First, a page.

Amy is asking us to choose a day in our week for the Lens-Artists Photo Challenge. The busiest day in my week spent visiting Duluth was when we took a train ride along the north shore, but first we decided to check out the city from a more lofty elevation. Enger Tower, perched high above Duluth on the scenic Skyline Parkway, gives a grand view of the surrounding area. This 80-foot tall, 5 story observation tower was built as a tribute to Norwegian businessman and philanthropist, Bert Enger, and was first dedicated by Crown Prince Olav and Crown Princess Martha of Norway in 1939. It has undergone some restoration work since then and it is now open to anyone willing to climb the stairs. I made it to the top and was rewarded with a panoramic view of the Twin Ports including the aerial lift bridge and further, towards North Shore.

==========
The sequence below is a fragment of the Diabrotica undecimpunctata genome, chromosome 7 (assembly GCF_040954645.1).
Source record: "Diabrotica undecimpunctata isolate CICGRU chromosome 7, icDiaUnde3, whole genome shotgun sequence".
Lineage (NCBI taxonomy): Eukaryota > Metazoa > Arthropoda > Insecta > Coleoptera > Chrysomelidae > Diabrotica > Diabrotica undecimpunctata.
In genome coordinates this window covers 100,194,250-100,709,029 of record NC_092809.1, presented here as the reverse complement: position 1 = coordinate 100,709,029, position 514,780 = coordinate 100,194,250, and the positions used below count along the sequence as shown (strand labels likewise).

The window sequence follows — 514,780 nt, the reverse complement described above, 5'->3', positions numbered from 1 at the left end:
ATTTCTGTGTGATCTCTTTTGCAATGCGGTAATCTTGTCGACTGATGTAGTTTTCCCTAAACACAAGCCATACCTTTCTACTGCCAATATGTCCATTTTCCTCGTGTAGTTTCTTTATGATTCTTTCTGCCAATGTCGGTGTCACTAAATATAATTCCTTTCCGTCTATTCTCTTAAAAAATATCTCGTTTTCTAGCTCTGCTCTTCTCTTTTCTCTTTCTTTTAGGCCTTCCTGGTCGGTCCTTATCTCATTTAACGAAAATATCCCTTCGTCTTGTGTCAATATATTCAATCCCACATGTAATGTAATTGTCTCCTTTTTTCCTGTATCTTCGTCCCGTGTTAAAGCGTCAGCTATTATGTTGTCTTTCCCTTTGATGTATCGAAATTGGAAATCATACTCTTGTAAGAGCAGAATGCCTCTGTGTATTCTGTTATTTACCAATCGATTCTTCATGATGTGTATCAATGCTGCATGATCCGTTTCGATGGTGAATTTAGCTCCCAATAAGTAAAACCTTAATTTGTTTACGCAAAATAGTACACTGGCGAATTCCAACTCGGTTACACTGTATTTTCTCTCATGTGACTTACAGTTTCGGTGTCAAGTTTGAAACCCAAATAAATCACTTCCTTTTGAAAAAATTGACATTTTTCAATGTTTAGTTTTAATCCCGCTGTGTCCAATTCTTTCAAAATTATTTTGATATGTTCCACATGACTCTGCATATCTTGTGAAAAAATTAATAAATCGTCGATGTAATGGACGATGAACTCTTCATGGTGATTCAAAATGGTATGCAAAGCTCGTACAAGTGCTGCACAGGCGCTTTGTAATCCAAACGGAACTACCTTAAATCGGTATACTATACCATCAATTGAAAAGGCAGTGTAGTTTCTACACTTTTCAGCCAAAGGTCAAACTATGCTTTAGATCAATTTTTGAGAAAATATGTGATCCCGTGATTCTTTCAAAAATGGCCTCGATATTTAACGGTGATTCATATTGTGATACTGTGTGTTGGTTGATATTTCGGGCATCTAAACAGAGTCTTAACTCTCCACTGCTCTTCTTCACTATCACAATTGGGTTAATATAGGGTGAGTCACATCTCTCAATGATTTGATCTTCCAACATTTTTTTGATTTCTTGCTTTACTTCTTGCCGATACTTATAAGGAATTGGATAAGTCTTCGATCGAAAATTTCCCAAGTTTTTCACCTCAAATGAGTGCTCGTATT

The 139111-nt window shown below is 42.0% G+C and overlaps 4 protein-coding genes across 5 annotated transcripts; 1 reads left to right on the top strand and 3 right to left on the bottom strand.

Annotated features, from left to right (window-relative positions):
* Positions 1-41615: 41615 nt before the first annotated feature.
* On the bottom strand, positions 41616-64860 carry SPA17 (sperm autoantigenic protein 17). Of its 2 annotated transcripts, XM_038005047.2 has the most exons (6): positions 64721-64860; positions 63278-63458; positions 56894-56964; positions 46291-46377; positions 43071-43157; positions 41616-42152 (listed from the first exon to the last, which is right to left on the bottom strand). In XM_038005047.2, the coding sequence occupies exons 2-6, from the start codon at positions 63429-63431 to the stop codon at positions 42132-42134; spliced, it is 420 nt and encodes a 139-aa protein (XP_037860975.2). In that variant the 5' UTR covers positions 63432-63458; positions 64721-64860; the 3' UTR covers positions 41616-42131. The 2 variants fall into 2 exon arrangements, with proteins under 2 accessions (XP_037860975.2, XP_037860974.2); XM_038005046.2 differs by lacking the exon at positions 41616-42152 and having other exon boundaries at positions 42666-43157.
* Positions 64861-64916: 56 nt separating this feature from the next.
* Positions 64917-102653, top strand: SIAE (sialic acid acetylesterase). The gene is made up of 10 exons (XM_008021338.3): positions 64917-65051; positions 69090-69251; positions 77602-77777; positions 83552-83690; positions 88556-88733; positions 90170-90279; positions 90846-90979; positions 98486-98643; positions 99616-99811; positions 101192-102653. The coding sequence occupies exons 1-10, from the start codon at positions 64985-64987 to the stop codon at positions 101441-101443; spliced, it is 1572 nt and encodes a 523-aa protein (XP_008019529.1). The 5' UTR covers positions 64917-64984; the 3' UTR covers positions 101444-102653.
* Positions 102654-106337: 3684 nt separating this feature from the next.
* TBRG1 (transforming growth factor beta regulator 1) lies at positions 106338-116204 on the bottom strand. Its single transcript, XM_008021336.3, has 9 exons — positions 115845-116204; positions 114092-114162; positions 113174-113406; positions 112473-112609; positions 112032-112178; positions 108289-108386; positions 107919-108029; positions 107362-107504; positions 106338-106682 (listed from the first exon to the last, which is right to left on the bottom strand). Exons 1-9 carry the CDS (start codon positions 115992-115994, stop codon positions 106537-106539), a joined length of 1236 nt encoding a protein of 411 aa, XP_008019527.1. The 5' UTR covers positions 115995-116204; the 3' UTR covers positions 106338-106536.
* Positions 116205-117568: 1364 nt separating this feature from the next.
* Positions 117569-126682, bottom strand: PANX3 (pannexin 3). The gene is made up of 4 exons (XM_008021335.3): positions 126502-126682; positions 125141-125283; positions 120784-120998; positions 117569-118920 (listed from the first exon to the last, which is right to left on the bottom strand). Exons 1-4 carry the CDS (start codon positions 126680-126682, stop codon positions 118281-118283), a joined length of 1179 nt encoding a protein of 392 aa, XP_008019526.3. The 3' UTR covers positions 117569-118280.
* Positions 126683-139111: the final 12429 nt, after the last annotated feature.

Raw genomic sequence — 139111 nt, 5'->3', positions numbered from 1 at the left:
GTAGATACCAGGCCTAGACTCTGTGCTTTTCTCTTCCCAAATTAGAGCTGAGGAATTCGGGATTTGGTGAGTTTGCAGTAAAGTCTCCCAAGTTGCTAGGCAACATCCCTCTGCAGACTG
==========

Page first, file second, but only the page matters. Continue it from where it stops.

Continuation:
At the foot of Enger Tower lies Enger Park and within that is a small Japanese Garden featuring a Peace Bell, the gift of Duluth’s sister city of Ohara-Isumi.
After our tour of Enger Park we drove back into the heart of the city to the historic Duluth Train Depot. The station was built in 1892 and served 7 different rail lines. It now houses the Lake Superior Railroad Museum which was opened in 1973. From here you can take a ride on one of the scenic railroad excursion trains, but more on that in a bit. First we checked out everything in the museum, inside the trains and out.
We ended our day with a 90-minute ride, with drinks and nibbles, in the observation car of the Duluth Zephyr, along the shoreline to just past the Glensheen Mansion. The trip, made at a sedate pace, gave plenty of opportunity to see the sights in comfort.